These days it’s no longer conceivable for a beauty brand to launch without being seen to be ”clean”. Here’s the story of the pioneers of this Clean Beauty, of these brands that are often fronted by women who really blazed the trail for this new kind of beauty that’s more natural, more green, more organic and more sustainable.
Is the story of Clean Beauty, popularised by hyped-up and highly instagrammable brands (often straight out of London, New York or California) really all that new?
Brands that take the decision to formulate natural beauty products, without controversial ingredients, showing consideration for people, animals and the environment – does it ring any bells? It’s the very principle of all natural and organic brands, some of which have a history going back more than 50 years, in Germany or France, who were the first to shake things up by drawing up the Cosmébio guidelines in 2002. We could mention Weleda, Melvita, Phyt’s, Lavera, Sanoflore, etc… By selecting natural, organic raw materials to be kind to the skin’s health and that of the planet, with clean production principles, they shook up the industry. And blazed the trail for “Clean Beauty”.
Clean Beauty pioneers have surprising origins
We very often look to the USA or Asia to find out where a movement originated. But by doing so, we forget that France also has fine flagship brands that wanted to get things moving very (too?) early on.
As far back as 2008, Novexpert set up by beauty industry troublemaker Cyrille Telinge banned a number of substances at a time when they were not yet controversial, talked about endocrine disruptors and the cocktail effect. However, it did so without seeking certification, because the brand is underpinned by science and biotechnology.
The same goes for Bioderma set up by Jean-Noël Thorel, and his rhetoric on the skin’s “eco-biology”, favouring biomimetic ingredients. These are naturally occurring in the skin, or imitate its natural mechanisms.
Ren Clean Skincare, meanwhile, was set up in London in the year 2000 by Antony Buck and Robert Calcraft. Their vision is summed up in the name, since Ren means “clean, pure” in Swedish. The brand offers beauty products without chemical ingredients, made by drawing on the latest advances in biotechnology. They are healthy for the skin, the environment and the planet. That’s all well and good, however the brand is now part of the multinational Unilever. Although it is pursuing its approach with strong rhetoric on the environment, it has lost its founders.
Other French brands also deserve the title of pioneer. We could mention Kure Bazaar, which created organically-sourced nail varnish in 2012, Absolution (since 2008) which reconciles organic and attractive, or Oolution which is all about being natural and effective.
The “green, clean and glam” Clean Beauty pioneer
However, it’s in the USA, where beauty product regulation is far less stringent than in Europe, that the Clean Beauty movement came about as a reaction to that. With very well-marketed brands, and with the founder becoming her own very highly-publicised muse and mouthpiece.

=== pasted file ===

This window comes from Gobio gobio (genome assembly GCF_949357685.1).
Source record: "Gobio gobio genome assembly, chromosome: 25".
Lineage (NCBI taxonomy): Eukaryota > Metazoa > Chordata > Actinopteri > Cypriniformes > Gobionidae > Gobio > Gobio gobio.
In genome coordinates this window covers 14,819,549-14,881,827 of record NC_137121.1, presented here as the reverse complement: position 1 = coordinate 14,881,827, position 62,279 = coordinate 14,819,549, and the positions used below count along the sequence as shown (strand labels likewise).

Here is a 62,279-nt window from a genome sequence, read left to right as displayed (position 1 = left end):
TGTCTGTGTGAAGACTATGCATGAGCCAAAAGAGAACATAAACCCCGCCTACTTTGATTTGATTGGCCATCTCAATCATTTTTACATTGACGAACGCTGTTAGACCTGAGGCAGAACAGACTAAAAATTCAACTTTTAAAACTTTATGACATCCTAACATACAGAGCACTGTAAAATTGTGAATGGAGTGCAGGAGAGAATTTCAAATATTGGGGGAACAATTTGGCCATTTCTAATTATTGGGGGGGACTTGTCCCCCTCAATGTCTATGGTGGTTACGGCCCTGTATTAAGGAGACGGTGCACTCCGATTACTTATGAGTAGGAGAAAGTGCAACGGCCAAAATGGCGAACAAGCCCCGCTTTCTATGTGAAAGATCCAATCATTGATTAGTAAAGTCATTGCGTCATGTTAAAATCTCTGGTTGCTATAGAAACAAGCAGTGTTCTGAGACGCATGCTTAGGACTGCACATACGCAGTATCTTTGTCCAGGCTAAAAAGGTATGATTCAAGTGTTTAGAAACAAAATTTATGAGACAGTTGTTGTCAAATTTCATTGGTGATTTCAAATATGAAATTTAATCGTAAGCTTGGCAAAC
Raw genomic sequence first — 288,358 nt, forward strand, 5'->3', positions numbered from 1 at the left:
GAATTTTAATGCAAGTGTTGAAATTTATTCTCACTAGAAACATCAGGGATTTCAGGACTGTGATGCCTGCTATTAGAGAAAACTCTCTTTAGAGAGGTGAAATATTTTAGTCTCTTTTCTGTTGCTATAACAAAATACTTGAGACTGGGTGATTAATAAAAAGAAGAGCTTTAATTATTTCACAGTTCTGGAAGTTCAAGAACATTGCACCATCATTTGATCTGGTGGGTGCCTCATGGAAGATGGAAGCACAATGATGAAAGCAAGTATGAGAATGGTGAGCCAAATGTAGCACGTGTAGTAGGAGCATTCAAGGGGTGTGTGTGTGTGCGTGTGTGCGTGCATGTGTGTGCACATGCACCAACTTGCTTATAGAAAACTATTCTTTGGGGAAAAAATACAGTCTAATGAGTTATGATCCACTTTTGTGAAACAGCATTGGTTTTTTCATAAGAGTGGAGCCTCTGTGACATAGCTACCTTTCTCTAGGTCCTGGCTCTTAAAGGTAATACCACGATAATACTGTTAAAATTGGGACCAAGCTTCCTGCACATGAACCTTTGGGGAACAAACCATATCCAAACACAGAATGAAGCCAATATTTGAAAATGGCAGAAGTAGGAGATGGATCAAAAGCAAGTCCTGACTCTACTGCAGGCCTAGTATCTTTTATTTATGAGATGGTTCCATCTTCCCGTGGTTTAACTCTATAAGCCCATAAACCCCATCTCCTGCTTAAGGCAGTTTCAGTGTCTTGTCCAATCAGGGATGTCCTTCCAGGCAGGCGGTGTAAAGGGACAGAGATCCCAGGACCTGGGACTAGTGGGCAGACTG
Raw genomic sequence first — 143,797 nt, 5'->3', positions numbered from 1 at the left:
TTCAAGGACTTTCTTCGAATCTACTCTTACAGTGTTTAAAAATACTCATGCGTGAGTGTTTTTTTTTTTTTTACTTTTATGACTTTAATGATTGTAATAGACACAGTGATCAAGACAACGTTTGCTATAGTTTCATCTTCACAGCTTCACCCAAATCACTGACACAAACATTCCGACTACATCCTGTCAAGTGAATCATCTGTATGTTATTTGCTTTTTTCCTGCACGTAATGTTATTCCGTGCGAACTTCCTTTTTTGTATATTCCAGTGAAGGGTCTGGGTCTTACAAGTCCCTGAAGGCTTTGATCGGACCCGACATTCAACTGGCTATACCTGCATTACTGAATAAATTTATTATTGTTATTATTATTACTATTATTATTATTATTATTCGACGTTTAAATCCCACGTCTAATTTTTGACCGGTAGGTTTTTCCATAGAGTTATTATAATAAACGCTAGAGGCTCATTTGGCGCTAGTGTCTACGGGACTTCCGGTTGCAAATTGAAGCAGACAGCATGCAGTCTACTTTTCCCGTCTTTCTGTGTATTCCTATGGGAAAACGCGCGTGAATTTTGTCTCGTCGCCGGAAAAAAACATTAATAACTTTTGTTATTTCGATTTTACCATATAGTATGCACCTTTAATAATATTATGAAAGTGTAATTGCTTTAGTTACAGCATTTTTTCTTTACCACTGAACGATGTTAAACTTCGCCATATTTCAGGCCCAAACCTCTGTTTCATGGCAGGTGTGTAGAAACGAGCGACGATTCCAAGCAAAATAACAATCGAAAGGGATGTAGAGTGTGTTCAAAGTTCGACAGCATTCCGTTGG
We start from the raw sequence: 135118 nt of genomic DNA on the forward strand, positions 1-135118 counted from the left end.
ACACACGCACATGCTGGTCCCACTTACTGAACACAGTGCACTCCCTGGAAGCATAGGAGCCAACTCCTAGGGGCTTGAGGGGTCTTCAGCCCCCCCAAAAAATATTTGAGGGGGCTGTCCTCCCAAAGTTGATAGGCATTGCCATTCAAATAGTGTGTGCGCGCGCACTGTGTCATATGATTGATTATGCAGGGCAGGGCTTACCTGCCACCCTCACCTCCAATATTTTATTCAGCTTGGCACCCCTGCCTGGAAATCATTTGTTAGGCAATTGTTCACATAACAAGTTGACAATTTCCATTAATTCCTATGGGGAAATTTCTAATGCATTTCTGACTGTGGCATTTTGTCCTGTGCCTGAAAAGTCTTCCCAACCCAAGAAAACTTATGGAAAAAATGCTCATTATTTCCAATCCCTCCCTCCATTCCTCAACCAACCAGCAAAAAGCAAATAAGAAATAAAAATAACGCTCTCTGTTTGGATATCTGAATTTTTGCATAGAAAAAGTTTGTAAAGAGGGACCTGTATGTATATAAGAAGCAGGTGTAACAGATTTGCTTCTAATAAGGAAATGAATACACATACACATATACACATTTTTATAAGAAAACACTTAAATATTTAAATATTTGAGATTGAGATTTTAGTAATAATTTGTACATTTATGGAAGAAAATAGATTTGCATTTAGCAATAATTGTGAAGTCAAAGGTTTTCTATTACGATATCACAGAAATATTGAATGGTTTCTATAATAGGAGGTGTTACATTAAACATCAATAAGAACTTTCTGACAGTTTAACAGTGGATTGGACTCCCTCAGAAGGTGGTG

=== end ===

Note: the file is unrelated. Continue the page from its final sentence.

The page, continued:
The ultimate example, which was to have others following suit, is that of Tata Harper, the “Green Beauty Queen”. This Vermont-based Colombian expatriate started working on her brand as far back as 2005, when organic beauty was still a little austere. She launched it in 2010. She appealed to influencers, fashion stars and models by creating organic and “100% natural” products and standing out from European organic offerings with products that reconcile organic, effective, clean and glamorous. The formulation ingredients lists are long, with up to 72 plant extracts. The green glass packaging looks good through a lens, and the designer turns influencer by filling her Instagram feed with stories and masterclasses. Her success is global, and is creating a business model.
Clean Beauty 2.0 pioneers
Since Tata Harper led the way, clean brands (which are thriving) have all been fronted by a designer, who is also all over social media. Whatever their rhetoric or positioning, they have all had their breakthroughs via the Internet and then Instagram.
The Goop brand was founded in the UK by the actress turned “priestess” Gwyneth Paltrow. It started life as a blog showcasing her “new age” lifestyle, hosting her healthy recipes and airing her sometimes controversial opinions. In 2011 it became a beauty, fashion and dietary supplement brand.
In France, Oh My Cream and Aime are the benchmarks. To start with, Juliette Lévy set up the online store Oh My Cream, which only stocks trendy, clean brands. She then created a chain of stores before launching her eponymous brand. Following a first stint at ELLE magazine, Mathilde Lacombe launched France’s first subscription-based beauty box scheme, called JolieBox and subsequently Birchbox. After that she came up with the extremely slick Aime brand environment, with a ‘from the inside out’ concept, bringing together rebalancing dietary supplements and clean beauty products. Mathilde Lacombe has since become an prominent influencer, which has allowed Aime to take off via her large Instagram following.
Then there’s Respire, which made Justine Hutteau a star with nothing more than a deodorant. And over the last two to three years, a great many brands have followed the Clean Beauty movement.